Monday, 20 June 2016

Gastroparesis: An Autonomic Neuropathy Stomach Problem

Today's post from (see link below) looks at a specific symptom of autonomic neuropathy (nerve damage where the involuntary functions of the body are affected) that many neuropathy patients may suffer from but have no idea what it is and why it happens. It's called Gastroparesis and basically means that, due to nerve damage in the digestive system, food either stays too long in the stomach, or is not properly digested, leading to a whole raft of problems. One of the problems is that the tests for this are not pleasant, some might say 'invasive' and I would hazard a guess that most doctors won't take the trouble to carry them out because there are so many other possible causes of the symptoms that first come to mind. Read this short article and if you think you may fall into this category, be as persuasive as you can in getting yourself tested. Autonomic neuropathy is one of the worst forms of nerve damage to diagnose because it can affect so many bodily functions at the same time but that doesn't mean that it shouldn't be taken seriously.

Posted by Dr. Leonel Porta

Autonomic Neuropathy is one of the most common types of Neuropathy in diabetics. As the name implies, the autonomic nervous system is responsible for monitoring the functioning of the organs that act largely unconsciously and regulates bodily functions such as the heart rate, digestion, and respiratory rate.

When stomach function is impaired due to this nervous complication in diabetes, Gastroparesis (a condition in which your stomach cannot empty itself of food in a normal fashion) occurs. Today, we will focus on how to know if you have Gastroparesis and which tests will help the doctor diagnose this diabetic complication.

In DiabeTV we’ve talked about Gastroparesis and its complications, however, it is important to remember that Gastroparesis is a condition that consists of a delayed gastric emptying, that is, the stomach takes too long to empty its contents. What causes this? It’s caused by a damage to the vagus nerve, which controls the movement of food through the digestive system.

When a diabetic patient has complications such as Autonomic Neuropathy which are affecting the vagus nerve, the muscles of the stomach and intestines do not work properly, so that the movement of food is stopped or delayed. Remember, that when blood glucose levels remain raised for a prolonged time, damage occurs to the blood vessels that carry oxygen and nutrients to the nerves. Also, chemical changes can occur within nerves which alter their structure and function.

Some of the many symptoms that give indications of Gastroparesis, are nausea, vomiting of undigested food, poor appetite, weight loss, premature feeling of fullness when eating, bloating, heartburn, gastroesophageal reflux, and stomach spasms.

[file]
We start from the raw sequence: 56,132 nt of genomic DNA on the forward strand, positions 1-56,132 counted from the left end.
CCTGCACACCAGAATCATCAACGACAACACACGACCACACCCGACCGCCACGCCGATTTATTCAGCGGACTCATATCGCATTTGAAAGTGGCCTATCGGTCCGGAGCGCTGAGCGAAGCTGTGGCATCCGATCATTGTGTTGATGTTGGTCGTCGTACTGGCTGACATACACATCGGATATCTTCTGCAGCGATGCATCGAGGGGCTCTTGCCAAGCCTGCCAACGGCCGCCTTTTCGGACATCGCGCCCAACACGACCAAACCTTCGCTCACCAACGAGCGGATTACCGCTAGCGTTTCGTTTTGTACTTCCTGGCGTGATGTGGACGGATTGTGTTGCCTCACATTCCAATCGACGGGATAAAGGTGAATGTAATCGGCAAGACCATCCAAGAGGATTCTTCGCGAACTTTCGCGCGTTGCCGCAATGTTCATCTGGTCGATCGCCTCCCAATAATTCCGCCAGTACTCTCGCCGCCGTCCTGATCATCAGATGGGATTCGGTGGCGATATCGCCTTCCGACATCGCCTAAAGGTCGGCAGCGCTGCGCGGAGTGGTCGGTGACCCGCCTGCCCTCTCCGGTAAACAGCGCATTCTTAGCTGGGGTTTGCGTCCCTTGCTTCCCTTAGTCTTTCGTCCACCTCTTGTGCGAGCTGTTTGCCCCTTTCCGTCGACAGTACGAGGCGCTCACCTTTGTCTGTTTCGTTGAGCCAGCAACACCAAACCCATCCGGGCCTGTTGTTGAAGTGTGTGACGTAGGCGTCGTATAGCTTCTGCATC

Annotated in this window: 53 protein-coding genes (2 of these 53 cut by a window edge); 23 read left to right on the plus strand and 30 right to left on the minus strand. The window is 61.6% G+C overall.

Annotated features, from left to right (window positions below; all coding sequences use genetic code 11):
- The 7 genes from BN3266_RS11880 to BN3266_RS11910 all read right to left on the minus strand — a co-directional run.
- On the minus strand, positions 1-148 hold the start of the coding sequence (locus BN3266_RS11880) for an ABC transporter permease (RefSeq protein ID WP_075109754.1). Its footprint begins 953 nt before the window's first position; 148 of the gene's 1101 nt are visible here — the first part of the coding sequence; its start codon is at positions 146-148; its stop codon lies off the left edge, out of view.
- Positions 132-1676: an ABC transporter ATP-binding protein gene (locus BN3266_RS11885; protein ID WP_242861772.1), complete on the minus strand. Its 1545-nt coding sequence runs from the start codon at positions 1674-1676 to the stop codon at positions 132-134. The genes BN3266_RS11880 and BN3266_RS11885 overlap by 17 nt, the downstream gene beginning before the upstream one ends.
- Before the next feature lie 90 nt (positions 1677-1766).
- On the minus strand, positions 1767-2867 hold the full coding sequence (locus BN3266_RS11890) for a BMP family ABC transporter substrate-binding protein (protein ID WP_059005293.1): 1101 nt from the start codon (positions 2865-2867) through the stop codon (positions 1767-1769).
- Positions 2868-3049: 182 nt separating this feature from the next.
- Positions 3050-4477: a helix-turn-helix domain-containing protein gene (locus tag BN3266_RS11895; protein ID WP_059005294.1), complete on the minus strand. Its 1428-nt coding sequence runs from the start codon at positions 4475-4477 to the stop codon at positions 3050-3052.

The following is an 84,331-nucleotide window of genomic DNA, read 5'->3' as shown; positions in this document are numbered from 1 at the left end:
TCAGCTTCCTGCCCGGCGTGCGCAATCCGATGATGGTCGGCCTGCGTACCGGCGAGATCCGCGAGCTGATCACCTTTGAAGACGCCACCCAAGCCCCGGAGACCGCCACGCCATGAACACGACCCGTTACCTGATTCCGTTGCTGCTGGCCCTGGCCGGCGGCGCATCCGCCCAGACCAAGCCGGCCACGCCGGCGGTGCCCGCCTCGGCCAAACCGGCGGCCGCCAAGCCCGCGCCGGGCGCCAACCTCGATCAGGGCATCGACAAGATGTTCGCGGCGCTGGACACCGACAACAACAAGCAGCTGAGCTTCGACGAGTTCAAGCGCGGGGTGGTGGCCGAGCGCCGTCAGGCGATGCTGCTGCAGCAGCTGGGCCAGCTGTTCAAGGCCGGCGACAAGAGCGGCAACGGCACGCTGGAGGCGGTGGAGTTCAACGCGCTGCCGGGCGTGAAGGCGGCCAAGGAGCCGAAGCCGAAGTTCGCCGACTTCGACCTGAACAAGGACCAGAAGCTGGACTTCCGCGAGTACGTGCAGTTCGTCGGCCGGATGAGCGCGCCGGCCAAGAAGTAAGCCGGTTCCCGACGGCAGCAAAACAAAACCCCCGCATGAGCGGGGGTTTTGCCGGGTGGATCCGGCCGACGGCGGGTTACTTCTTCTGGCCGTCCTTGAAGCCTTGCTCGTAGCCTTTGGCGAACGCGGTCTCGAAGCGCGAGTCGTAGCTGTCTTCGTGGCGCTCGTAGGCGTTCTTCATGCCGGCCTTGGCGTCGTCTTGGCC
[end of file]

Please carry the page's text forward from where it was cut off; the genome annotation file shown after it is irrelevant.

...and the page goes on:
The tests that the doctor carry out to diagnose Gastroparesis are varied and depend on the severity of symptoms and conditions of the patients. These include:

Barium X-Rays: This test consists of an X-ray done after drinking a substance (barium) that allows the anatomy of the small intestine to be hightlighted and outlined. The presence of a blockage in any part of the small intestine will result in the accumulation of the barium solution which shows the gastric delayed emptying.

Gastric Emptying Scan: this is a nuclear medical test that shows whether the solid and liquid foods remain for too long in the stomach caused by a lowered emptying rate. The patient ingests a radiolabeled test meal food and by using a scanning technique the rate of gastric emptying is measured.

Gastric manometry:
This is a test to measure the electrical and muscular activity of the stomach during the digestive process. For this test, an endoscope is inserted through the mouth into the stomach. This provides information about the strength and frequency with which the stomach muscles contract under fasting or feeding conditions.

Upper Gastrointestinal Endoscopy:
this examination allows an screening of several causes Gastroparesis which appear as symptoms. Under an anesthesia a thin flexible probe is introduced via the mouth into the stomach. The endoscope allows an inspection of the upper gastrointestinal tract, looking for possible ulcers, swelling, tumors, hernias, or other abnormalities. If necessary, samples for biopsies may be taken.

Like the upper endoscopy, an ultrasound or a blood test will allow your doctor to rule out other possible causes of delay in gastric emptying, different from Autonomic Neuropathy.

Treatments for Gastroparesis include the use of insulin, oral medications, changes in the diet, and modifying eating schedule. In more severe cases, feeding tubes orally or intravenously insertes can be used. Gastroparesis associated with diabetes is an entirely preventable complication. The priority of all diabetic patients should always be to control their blood glucose levels. Only then they will avoid unnecessary complications and ensure their own welfare.

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